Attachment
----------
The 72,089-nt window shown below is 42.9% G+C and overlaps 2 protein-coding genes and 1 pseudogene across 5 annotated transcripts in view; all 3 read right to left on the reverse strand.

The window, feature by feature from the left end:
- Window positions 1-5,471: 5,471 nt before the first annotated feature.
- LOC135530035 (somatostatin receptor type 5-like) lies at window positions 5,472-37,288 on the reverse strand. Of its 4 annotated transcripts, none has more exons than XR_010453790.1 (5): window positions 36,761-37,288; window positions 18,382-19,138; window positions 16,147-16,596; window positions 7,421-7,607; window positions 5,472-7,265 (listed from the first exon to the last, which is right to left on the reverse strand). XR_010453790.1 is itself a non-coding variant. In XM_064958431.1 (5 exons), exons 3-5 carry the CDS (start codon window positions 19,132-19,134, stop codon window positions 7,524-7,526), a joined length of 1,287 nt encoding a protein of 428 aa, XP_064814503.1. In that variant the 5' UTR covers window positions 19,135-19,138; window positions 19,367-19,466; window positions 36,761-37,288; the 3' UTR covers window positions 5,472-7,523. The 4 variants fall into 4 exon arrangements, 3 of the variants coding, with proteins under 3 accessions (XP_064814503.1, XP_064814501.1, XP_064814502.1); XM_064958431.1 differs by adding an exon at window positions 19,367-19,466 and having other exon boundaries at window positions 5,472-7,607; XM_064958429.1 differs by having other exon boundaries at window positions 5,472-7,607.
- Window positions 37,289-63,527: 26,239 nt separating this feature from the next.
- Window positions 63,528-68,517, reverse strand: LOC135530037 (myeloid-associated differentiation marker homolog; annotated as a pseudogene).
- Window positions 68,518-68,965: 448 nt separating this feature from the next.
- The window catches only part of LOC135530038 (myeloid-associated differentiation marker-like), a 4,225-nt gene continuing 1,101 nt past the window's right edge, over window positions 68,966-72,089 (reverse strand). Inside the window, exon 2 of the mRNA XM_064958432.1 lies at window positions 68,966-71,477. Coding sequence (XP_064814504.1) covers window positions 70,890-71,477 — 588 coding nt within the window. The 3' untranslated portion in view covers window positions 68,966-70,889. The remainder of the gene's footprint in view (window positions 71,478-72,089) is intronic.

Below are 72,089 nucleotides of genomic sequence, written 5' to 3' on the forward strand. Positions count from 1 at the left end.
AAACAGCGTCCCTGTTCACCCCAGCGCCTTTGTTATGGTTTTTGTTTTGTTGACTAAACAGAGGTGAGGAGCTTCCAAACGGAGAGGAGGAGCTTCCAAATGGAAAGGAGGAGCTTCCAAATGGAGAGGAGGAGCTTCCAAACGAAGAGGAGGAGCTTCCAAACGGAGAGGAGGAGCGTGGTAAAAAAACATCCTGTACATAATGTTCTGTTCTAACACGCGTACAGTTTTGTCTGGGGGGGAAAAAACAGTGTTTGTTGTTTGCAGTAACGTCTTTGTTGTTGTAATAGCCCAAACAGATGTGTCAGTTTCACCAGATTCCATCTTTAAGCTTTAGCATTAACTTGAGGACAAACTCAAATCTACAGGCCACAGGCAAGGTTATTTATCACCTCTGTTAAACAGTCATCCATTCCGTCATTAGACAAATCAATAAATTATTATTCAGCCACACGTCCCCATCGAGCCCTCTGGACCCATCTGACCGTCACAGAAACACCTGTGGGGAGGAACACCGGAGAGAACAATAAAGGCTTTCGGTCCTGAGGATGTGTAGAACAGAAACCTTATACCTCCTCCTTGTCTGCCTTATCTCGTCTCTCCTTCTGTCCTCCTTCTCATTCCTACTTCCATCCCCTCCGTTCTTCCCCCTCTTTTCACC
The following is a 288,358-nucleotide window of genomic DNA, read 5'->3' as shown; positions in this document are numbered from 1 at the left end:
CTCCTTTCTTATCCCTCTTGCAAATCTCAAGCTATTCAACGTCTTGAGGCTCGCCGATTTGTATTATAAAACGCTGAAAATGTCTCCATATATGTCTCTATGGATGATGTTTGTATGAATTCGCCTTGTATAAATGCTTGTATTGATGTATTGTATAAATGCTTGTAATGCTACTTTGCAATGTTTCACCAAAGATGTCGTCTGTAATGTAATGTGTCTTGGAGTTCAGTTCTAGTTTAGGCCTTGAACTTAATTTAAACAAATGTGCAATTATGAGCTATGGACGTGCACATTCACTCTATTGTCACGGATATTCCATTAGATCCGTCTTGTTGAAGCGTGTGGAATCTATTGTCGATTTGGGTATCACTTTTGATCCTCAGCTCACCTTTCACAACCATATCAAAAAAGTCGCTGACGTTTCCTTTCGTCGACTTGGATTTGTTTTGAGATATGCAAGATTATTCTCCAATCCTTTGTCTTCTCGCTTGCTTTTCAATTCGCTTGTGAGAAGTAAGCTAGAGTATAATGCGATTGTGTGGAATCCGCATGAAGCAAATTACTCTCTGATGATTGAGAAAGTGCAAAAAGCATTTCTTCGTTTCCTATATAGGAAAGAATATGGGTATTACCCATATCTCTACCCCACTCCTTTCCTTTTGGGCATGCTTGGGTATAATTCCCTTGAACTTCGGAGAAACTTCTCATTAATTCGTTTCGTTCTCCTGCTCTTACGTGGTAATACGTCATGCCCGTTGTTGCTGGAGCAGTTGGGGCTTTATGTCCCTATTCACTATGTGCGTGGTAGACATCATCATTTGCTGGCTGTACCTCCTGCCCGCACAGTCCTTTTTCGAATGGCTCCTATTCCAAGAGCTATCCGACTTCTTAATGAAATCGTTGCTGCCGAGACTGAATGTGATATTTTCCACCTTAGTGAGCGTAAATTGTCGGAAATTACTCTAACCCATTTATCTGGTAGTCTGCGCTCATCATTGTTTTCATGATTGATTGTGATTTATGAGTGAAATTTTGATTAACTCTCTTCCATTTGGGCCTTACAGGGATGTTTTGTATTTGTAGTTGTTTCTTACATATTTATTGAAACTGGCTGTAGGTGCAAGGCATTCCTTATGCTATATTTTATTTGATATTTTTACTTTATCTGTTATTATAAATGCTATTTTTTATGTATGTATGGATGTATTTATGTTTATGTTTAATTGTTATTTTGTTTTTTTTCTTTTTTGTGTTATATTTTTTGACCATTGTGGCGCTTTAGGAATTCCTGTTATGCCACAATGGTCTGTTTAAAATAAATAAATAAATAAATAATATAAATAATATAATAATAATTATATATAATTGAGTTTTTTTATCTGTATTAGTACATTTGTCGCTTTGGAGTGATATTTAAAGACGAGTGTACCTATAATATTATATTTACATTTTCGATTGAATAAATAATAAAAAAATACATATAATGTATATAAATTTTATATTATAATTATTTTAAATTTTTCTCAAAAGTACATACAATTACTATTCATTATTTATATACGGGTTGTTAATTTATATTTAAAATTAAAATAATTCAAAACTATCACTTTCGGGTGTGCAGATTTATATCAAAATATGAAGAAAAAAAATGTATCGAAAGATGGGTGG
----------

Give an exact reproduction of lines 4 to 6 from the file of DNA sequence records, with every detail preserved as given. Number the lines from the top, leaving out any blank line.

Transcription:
- LOC135530035 (somatostatin receptor type 5-like) lies at window positions 5,472-37,288 on the reverse strand. Of its 4 annotated transcripts, none has more exons than XR_010453790.1 (5): window positions 36,761-37,288; window positions 18,382-19,138; window positions 16,147-16,596; window positions 7,421-7,607; window positions 5,472-7,265 (listed from the first exon to the last, which is right to left on the reverse strand). XR_010453790.1 is itself a non-coding variant. In XM_064958431.1 (5 exons), exons 3-5 carry the CDS (start codon window positions 19,132-19,134, stop codon window positions 7,524-7,526), a joined length of 1,287 nt encoding a protein of 428 aa, XP_064814503.1. In that variant the 5' UTR covers window positions 19,135-19,138; window positions 19,367-19,466; window positions 36,761-37,288; the 3' UTR covers window positions 5,472-7,523. The 4 variants fall into 4 exon arrangements, 3 of the variants coding, with proteins under 3 accessions (XP_064814503.1, XP_064814501.1, XP_064814502.1); XM_064958431.1 differs by adding an exon at window positions 19,367-19,466 and having other exon boundaries at window positions 5,472-7,607; XM_064958429.1 differs by having other exon boundaries at window positions 5,472-7,607.
- Window positions 37,289-63,527: 26,239 nt separating this feature from the next.
- Window positions 63,528-68,517, reverse strand: LOC135530037 (myeloid-associated differentiation marker homolog; annotated as a pseudogene).